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Ecosystem

Keflavik Airport is Iceland's largest airport. Its area does not include any protected areas or designated archaeological remains. However, the Miðnesheiði moor, where the airport is situated, is among the world’s largest nesting grounds for the lesser black-backed gull. The airport area also supports a wealth of moorland birds. Attempts have been made to modify vegetation within the area, including by planting lupins, applying organic fertilisers and sowing.

Airport habitats vary in the diversity of their flora and fauna. We at Isavia actively monitor and record wildlife activity in our airport areas. The level of detail of the records varies between airports, as does the level of wildlife presence, which consists mostly of birds, although occasionally reindeer, foxes or rabbits need to be dispersed from areas where they pose a risk.

An important part of airfield operations is minimising hazards for air passengers, including the risk of animal-aircraft collisions such as bird strikes. This is achieved through wildlife hazard management, which includes scaring, exclusion from the airport area, habitat management and other strategies. A record is kept of our wildlife control actions and general developments of the fauna at each airport. Scaring obviously affects wildlife but is necessary to ensure the safety of aircraft and passengers and therefore an integral part of our wildlife management.

Foxes are the only wild land animals living at and around Keflavik Airport. Their number has dwindled significantly in recent years and fox sightings are rare, although more prevalent in 2016 than in many previous years. While the vast majority of birds in the area are migratory, a small contingent of ptarmigan maintains a year-round presence.

The table below lists the species of wildlife, all of them birds, recorded in our airport areas. It only includes species dispersed by our staff from airport areas, so is far from exhaustive for all species inhabiting them. The species are classified by their status on the IUCN Red List of Threatened Species. Their legal status in Iceland is also indicated. Species’ relative abundance in Iceland can differ from global figures, so the list includes species not under threat according the IUCN list but protected under Icelandic law.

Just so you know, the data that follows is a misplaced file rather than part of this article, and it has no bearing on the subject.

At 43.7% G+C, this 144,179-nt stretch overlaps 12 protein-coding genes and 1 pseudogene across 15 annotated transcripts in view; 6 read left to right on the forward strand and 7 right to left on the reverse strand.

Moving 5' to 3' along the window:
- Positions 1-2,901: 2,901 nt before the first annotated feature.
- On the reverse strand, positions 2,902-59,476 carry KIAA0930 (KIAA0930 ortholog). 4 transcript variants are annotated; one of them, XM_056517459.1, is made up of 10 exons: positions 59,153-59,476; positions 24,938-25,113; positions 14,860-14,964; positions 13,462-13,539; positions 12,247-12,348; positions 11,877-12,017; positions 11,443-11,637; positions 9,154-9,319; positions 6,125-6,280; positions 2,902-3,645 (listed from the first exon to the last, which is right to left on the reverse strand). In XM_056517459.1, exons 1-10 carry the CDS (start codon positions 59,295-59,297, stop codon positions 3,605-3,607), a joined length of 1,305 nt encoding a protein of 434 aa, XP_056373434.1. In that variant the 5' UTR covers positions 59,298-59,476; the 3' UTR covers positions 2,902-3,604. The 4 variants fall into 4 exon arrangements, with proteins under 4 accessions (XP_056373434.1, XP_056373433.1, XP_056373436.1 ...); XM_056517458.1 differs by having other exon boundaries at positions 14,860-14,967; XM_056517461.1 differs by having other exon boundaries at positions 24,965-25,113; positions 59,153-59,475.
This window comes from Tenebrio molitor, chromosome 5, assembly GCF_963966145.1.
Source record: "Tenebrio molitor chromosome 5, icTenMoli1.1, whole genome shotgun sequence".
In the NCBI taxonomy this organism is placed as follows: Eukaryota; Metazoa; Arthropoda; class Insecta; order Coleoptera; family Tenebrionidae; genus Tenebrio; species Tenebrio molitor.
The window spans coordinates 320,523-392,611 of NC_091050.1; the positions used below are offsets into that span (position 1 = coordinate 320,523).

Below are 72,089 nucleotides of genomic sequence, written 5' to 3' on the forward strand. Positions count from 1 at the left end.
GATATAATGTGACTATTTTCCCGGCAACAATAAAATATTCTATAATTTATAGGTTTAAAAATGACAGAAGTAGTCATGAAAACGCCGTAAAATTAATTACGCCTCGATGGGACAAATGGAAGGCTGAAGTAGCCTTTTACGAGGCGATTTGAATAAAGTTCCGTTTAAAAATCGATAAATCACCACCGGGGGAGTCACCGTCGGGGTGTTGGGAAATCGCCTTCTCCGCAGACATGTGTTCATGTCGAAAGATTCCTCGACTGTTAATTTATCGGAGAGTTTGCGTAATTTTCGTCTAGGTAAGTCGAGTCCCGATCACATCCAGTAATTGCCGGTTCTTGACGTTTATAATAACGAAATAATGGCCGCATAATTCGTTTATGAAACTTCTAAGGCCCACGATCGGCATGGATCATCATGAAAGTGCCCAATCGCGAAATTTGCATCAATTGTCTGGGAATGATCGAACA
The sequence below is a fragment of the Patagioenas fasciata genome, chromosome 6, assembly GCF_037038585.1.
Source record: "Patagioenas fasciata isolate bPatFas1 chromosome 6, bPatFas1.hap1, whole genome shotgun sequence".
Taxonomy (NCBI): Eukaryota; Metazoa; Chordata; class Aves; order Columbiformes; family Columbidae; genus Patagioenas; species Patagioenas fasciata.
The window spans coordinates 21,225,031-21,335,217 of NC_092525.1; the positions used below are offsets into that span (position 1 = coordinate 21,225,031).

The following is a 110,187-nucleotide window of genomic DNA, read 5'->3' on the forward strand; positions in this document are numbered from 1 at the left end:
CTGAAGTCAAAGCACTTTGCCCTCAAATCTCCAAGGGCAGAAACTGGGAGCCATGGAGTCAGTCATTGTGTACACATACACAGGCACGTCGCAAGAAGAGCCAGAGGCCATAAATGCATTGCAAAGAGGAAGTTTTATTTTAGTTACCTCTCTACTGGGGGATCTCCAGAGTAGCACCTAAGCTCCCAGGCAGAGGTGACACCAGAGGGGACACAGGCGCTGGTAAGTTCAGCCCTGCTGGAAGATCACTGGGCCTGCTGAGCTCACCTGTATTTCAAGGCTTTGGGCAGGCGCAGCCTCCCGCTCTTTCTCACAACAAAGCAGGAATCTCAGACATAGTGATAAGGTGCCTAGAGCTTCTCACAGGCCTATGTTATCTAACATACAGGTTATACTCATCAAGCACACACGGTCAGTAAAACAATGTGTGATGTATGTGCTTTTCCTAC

Species

Scientific name

IUCN status

Legal status in Iceland

Gyrfalcon

Falco rusticolus

Vulnerable (VU)

Protected

Common raven

Corvus corax

Vulnerable (VU)

Not protected

Great black-backed gull

Larus marinus

Vulnerable (VU)

Not protected 

Common gull

Larus canus

Near-threatened (NT)

Protected 

Red knot                  

Calidris cantus

Near-threatened (NT)

Not protected

Eurasian oystercatcher

Haematopus ostralegus

Near-threatened (NT)

Protected

Common eider

Somateria mollissima

Near-threatened (NT)

Protected

Whooper swan 

Cygnus cygnus

Least concern (LC)

Protected 

Rock ptarmigan

Lagopus muta

Least concern (LC)

Protected except from 15 Oct to 22 Dec

Greylag goose 

Anser anser

Least concern (LC)


Pink-footed goose

Anser brachyrhynchus

Least concern (LC)

Protected except from 20 Aug  to 15 Mar

European golden plover

Pluvialis apricaria

Least concern (LC)

Protected

Black- headed gull

Larus ridibundus

Least concern (LC)

Protected except from 1 Sep to 15 Mar

Arctic tern

Sterna paradisaea                 

Least concern (LC)

Protected

Brant (goose)

Branta bernicla

Least concern (LC)

Protected

Lesser black-backed gull

Larus fuscus

Least concern (LC)

Not protected

Merlin

Falco columbarius                 

Least concern (LC)

Protected

Whimbrel

Numenius phaeopus

Least concern (LC)

Protected